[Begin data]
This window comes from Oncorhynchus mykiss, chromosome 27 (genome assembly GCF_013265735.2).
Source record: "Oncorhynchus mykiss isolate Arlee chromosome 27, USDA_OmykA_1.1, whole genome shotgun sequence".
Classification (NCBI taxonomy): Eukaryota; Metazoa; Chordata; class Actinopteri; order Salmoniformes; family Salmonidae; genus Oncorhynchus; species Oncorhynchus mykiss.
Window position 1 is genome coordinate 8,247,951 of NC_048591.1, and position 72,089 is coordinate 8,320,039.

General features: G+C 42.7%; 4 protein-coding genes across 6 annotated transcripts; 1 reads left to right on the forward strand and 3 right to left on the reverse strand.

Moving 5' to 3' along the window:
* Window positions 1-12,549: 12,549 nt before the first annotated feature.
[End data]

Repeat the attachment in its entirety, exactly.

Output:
This window comes from Oncorhynchus mykiss, chromosome 27 (genome assembly GCF_013265735.2).
Source record: "Oncorhynchus mykiss isolate Arlee chromosome 27, USDA_OmykA_1.1, whole genome shotgun sequence".
Classification (NCBI taxonomy): Eukaryota; Metazoa; Chordata; class Actinopteri; order Salmoniformes; family Salmonidae; genus Oncorhynchus; species Oncorhynchus mykiss.
Window position 1 is genome coordinate 8,247,951 of NC_048591.1, and position 72,089 is coordinate 8,320,039.

General features: G+C 42.7%; 4 protein-coding genes across 6 annotated transcripts; 1 reads left to right on the forward strand and 3 right to left on the reverse strand.

Moving 5' to 3' along the window:
* Window positions 1-12,549: 12,549 nt before the first annotated feature.